Together We Stand: North Africa 1942–1943: Turning the Tide in the West

James Holland, Author
James Holland, Author . Miramax $26.95 (650p) ISBN 978-1-4013-5253-0
Reviewed on: 12/05/2005
Release date: 02/01/2006
Hardcover - 732 pages - 978-1-4013-5207-3
Paperback - 798 pages - 978-0-00-717646-5
Hardcover - 978-0-00-751830-2
Hardcover - 5 pages - 978-0-00-721184-5
Hardcover - 806 pages - 978-0-00-717647-2
Hardcover - 978-0-00-721185-2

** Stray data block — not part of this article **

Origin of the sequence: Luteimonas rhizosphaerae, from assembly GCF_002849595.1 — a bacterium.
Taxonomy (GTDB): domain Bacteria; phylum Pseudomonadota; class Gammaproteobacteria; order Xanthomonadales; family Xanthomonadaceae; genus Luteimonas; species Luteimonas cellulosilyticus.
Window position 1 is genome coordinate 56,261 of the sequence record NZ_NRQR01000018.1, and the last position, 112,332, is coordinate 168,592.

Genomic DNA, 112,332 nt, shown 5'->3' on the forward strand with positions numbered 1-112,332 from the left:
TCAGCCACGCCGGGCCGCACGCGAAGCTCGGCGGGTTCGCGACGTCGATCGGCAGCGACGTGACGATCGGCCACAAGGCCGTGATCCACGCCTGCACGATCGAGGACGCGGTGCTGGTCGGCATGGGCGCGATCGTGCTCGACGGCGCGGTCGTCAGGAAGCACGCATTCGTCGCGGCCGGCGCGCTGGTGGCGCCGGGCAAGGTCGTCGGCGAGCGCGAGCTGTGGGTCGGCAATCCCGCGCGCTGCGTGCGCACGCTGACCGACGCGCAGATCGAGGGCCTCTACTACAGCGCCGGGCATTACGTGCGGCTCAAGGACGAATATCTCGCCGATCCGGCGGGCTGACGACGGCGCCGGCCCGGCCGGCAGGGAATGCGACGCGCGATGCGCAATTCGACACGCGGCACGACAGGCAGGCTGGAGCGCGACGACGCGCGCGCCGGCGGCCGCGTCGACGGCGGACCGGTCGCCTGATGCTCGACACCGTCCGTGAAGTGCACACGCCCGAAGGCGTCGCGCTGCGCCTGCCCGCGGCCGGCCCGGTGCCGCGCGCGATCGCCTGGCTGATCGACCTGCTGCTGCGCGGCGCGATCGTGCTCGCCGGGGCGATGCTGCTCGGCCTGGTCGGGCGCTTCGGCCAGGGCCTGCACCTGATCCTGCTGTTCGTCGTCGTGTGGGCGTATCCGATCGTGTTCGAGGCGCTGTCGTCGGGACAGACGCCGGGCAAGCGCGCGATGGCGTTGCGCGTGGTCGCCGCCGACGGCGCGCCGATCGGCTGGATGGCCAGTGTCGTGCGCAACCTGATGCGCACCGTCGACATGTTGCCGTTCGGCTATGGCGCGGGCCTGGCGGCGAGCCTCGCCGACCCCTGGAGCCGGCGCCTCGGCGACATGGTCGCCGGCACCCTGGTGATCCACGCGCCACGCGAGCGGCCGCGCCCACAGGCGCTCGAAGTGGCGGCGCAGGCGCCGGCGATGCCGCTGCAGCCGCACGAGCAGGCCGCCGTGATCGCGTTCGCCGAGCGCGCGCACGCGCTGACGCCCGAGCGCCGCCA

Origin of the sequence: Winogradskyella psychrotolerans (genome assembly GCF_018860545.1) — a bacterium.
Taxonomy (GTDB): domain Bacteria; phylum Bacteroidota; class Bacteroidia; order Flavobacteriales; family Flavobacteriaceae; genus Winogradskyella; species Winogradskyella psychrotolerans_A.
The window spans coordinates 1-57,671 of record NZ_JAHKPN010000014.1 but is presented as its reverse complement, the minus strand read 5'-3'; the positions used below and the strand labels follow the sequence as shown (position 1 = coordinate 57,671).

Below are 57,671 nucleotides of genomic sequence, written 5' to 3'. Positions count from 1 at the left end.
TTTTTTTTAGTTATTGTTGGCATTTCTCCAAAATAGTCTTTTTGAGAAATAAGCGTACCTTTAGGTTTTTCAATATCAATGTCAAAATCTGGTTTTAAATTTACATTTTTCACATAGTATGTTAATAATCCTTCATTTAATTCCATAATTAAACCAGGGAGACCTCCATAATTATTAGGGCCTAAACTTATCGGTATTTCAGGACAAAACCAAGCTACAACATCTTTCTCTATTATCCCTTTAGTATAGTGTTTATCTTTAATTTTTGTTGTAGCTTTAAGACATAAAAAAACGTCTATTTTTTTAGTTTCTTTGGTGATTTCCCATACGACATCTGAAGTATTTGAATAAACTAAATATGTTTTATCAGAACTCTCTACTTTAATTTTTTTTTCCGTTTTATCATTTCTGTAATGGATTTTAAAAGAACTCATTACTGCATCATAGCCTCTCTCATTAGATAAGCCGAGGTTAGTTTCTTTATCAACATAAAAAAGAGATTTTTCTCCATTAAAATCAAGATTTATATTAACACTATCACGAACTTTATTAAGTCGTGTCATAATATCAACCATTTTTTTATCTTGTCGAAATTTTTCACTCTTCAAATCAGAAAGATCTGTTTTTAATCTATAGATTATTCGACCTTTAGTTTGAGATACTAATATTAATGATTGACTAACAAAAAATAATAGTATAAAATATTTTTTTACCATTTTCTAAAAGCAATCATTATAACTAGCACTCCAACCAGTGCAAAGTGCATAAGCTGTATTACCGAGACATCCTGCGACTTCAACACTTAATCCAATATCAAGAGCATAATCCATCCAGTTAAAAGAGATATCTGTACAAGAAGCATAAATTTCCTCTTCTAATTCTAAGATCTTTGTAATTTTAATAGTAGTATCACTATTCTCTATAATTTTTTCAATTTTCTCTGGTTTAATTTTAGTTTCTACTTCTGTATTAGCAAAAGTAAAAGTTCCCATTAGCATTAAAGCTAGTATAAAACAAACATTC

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After years of relative neglect, historians of WWII are rediscovering the savage fighting in North Africa and developing a renewed appreciation of its importance. Rick Atkinson's superb An Army at Dawn (2002) approached the subject from an American perspective. Now comes British journalist and historian Holland with a compelling and detailed account of the same campaign. Holland (Fortress Malta ) picks up in 1942, following two years of desultory fighting in the North African desert. The decision of the Anglo-American alliance to invade Northwest Africa first—instead of France—transformed the desert campaign into a major front. Early fighting favored the Axis since the British suffered from "interwar apathy" and inferior equipment, and the Americans were also plagued by inexperience, inadequate training and poor leadership. But the Allies learned from their setbacks and eventually drove the Axis out of Africa. Despite personality clashes, the Americans and the British learned to collaborate, setting the stage for "the strongest military alliance in history." Entertaining though scholarly, this exhaustively researched narrative moves seamlessly from the exalted strategy conferences of generals and presidents to the individual grunt on the front line, offering as complete a portrait of this important episode in WWII as we are likely to see. (Feb. 15)

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